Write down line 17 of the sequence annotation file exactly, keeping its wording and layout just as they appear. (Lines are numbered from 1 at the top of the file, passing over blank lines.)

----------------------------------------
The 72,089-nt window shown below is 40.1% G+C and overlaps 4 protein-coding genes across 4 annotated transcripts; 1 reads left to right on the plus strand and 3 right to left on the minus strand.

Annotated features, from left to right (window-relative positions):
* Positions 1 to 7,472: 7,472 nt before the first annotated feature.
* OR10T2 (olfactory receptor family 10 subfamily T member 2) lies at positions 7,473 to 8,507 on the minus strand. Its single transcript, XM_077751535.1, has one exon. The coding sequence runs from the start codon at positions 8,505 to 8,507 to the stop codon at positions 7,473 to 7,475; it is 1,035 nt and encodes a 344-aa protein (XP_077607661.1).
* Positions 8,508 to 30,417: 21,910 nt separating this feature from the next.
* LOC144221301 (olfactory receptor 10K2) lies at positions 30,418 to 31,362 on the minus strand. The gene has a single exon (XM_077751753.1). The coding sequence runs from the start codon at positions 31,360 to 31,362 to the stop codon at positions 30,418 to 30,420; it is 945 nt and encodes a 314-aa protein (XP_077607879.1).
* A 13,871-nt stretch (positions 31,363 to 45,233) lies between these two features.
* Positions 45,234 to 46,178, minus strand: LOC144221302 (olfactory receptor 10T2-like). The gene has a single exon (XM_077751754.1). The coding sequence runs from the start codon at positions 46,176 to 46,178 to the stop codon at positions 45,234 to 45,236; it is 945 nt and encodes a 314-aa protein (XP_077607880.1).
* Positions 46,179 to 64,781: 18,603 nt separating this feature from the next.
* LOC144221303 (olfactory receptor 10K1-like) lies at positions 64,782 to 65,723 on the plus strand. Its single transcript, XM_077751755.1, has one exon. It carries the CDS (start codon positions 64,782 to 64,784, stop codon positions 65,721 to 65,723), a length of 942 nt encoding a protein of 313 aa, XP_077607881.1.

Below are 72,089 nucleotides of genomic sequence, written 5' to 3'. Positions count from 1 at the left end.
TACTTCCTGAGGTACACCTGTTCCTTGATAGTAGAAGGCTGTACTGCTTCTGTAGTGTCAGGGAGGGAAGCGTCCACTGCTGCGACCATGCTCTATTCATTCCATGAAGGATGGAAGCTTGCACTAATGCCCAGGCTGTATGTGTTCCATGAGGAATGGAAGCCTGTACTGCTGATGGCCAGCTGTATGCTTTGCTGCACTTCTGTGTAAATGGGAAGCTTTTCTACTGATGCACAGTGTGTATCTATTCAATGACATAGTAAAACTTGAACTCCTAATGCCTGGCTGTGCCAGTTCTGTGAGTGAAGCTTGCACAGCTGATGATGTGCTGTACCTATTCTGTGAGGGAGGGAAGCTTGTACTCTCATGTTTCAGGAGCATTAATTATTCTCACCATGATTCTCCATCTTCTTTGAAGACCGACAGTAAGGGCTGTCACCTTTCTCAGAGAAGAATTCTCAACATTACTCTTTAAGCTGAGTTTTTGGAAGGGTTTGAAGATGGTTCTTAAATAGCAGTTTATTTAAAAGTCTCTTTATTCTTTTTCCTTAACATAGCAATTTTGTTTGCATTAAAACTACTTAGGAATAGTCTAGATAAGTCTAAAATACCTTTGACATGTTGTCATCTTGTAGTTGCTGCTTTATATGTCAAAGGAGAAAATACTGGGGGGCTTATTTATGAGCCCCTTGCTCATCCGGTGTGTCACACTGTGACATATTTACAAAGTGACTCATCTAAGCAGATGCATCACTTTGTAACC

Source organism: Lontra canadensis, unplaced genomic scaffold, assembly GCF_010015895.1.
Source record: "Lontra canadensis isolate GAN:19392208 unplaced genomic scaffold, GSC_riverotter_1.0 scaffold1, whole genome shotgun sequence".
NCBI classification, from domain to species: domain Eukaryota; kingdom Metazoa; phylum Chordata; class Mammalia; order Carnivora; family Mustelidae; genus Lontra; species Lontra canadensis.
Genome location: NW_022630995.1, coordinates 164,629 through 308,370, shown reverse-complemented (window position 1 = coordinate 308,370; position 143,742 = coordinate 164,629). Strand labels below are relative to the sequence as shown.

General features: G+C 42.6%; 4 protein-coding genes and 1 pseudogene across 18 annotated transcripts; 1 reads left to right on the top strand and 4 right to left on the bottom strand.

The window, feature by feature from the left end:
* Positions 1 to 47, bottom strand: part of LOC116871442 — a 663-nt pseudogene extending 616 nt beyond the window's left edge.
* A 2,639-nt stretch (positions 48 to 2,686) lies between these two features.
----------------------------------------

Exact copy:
General features: G+C 42.6%; 4 protein-coding genes and 1 pseudogene across 18 annotated transcripts; 1 reads left to right on the top strand and 4 right to left on the bottom strand.